The aim of the present study was to determine the risk factors for Helicobacter pylori in a dyspeptic Malaysian population. A cross-sectional survey of 1060 consecutive patients presenting with dyspepsia at the Endoscopic Unit, University Hospital, Kuala Lumpur, Malaysia from January 1994 to July 1995 was undertaken. All patients answered a detailed questionnaire and underwent endoscopy, with two antral biopsies taken for diagnosis of H. pylori using a rapid urease test. An overall H. pylori prevalence of 49.0% was recorded. Helicobacter pylori prevalence in relation to the major endoscopic diagnoses were as follows: non-ulcer dyspepsia (NUD) 31.2%; duodenal ulcer (DU) 91.4%; and gastric ulcer (GU) 74.1%. The prevalence among the races were as follows: Malay 16.4%; Chinese 48.5%; and Indians 61.8%. Multiple logistic regression analysis identified the following as independent risk factors: > 45 years old 1.5 (1.1,2.0); male gender 1.6 (1.2,2.1); ethnic group: Chinese 2.5 (1.7,3.7); Indians 4.9 (3.2,7.5); level of education: low 2.3 (1.5,3.5); middle 1.7 (1.1,2.6); and smoking 1.6 (1.2,2.3). Analysis was also performed on DU, GU and non-UD patients separately; in both DU and GU patients, H. pylori prevalence was high regardless of age, sex, race or level of education. However, in DU patients, Indian race had an independent risk factor (Odds ratio = 7.8 (1.2,48.4)). The findings in the NUD group reflected the findings in the ¿all patients' group; > 45 years old, male gender, Indian and Chinese race, and low level of education were also significant, independent risk factors. The overall differences in H. pylori prevalence between the different subgroups were mainly due to differences in the NUD group. The increased risk of H. pylori infection in Chinese and Indians points to either an inherent ethnic genetic predisposition or to socio-cultural practices peculiar to the particular race which may be responsible for transmission of the infection.
The link between Helicobacter. pylori and peptic ulcer disease in 1997 is an irrefutable one. The association between infection and ulcerogenesis has been shown to be biologically plausible with induction of epithelial inflammation and cell damage and its effect on gastrin/acid homeostasis. The association of H. pylori infection and peptic ulcer disease is a close and consistent one. There is ample evidence indicating that H. pylori eradication results in virtual abolition of ulcer relapse. Several studies have demonstrated that eradication of H. pylori results in ulcer healing and there is evidence showing a temporal relationship between infection and development of peptic ulcer disease.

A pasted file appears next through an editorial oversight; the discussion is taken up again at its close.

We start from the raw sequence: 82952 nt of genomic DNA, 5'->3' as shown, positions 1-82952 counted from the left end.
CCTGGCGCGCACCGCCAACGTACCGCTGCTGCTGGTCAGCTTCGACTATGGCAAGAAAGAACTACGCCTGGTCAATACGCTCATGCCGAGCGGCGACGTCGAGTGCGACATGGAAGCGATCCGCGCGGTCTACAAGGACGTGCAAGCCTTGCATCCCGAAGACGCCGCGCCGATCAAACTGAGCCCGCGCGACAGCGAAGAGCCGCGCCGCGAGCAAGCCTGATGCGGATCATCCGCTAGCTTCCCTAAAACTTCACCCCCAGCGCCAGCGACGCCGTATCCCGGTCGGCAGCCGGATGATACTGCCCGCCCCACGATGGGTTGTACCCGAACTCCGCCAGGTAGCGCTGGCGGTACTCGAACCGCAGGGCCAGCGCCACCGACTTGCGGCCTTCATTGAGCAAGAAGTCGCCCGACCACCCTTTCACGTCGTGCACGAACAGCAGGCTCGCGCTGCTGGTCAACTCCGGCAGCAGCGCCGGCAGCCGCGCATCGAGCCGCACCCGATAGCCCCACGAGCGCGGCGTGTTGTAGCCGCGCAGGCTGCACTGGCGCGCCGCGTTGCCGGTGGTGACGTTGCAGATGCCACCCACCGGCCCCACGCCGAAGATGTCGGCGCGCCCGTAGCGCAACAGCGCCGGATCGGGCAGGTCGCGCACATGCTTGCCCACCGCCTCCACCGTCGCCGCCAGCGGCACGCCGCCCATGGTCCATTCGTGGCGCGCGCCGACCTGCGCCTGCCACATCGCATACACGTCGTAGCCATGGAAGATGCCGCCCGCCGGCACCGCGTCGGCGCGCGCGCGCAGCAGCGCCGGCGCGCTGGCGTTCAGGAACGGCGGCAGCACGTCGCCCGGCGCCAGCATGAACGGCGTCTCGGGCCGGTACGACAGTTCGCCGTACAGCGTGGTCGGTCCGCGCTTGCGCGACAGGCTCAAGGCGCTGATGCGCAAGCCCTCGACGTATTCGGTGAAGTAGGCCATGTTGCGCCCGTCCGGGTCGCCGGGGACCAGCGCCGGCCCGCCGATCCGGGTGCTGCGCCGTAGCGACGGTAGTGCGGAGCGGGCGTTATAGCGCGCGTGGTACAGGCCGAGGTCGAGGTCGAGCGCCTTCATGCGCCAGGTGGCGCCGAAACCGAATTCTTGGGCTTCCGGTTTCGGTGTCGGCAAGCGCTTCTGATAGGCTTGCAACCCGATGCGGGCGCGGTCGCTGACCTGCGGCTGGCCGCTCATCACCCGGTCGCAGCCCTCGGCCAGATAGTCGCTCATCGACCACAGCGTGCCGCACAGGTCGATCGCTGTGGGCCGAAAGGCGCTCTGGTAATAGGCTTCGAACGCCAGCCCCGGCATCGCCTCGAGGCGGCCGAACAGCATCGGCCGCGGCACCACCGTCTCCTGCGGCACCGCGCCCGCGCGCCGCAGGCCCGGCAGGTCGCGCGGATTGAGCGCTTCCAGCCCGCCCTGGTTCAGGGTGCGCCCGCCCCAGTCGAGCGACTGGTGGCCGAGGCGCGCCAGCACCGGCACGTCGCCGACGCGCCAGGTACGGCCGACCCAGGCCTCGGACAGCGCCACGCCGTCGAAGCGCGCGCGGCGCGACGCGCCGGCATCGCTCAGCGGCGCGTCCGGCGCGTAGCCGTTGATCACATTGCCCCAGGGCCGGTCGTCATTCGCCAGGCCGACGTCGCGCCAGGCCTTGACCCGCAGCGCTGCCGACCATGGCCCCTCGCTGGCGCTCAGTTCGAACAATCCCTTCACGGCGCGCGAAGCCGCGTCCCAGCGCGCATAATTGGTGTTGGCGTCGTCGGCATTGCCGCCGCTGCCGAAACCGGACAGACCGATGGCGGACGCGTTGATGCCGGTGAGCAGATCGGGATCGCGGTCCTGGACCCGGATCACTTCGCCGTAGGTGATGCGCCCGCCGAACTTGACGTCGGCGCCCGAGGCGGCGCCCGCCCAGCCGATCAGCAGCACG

Colorectal cancer (CRC), gastroesophageal reflux disease (GERD), inflammatory bowel disease (IBD), and nonalcoholic fatty liver disease are considered important emerging diseases in the Asia Pacific (AP) region. The incidence rate of CRC is the highest among gastrointestinal cancers in the region surpassing that of gastric cancer. However, population CRC screening is limited by availability of adequate health resources and financing. GERD is a highly prevalent disease in AP with the prevalence of GERD symptoms and reflux esophagitis reported to be increasing. The usage of proton pump inhibitors has also been reported to be high. The incidence and prevalence of IBD is not as high as in the west but is now an increasingly recognizable disease in the AP region. Being a complicated disease, IBD will pose a huge financial burden with the increasing use of expensive biological drugs. In tandem with the exponential increase in obesity and diabetes mellitus in AP, nonalcoholic fatty liver disease will become the most important liver disease in the region in the coming years. These emerging diseases reflect the continued fast-paced socioeconomic development in the region with marked lifestyle changes and increasing affluence.
The study of Helicobacter pylori in Malaysia has given several important insights into the epidemiology of the infection and pathogenesis of disease. Malaysia has a multiracial Asian population with three major Asian races living together-Malay, Chinese, and Indian. Races remain fairly distinct because of a paucity of interracial marriages. The "Racial Cohort Hypothesis" proposes that the infection occurs within racial groups rather than between. As such, the high prevalence among Indians (> 50%) and Chinese (40-50%) reflects the high prevalence in their countries of origin even though migration had taken place more than two generations before. The Malays have a comparatively low prevalence of about 10-20%. Despite the high prevalence of H. pylori, the Indians have a low gastric cancer incidence of less than 10 per 100 000 per year. This is in contrast to the Chinese who has an incidence in excess of 20 per 100 000 per year. We have called this the "Indian Enigma." The reason for this enigma is unclear and is the result of interaction between bacterial virulence factors, host susceptibility, and environmental factors. Phylogenetically, Chinese bacterial strains are distinct from Indians and Malays and are predominantly hpEastAsia/hsp EAsia. CagA EPIYA motifs among Chinese belong predominantly to the more virulent ABD motif. There is no clear distinguishing profile among host genetic factors. Environmental factors particularly diet may play an important role. Indians consume chilies and curries, which may be gastro protective, whereas Chinese consume more preserved and salted foods, which are thought to be carcinogenic.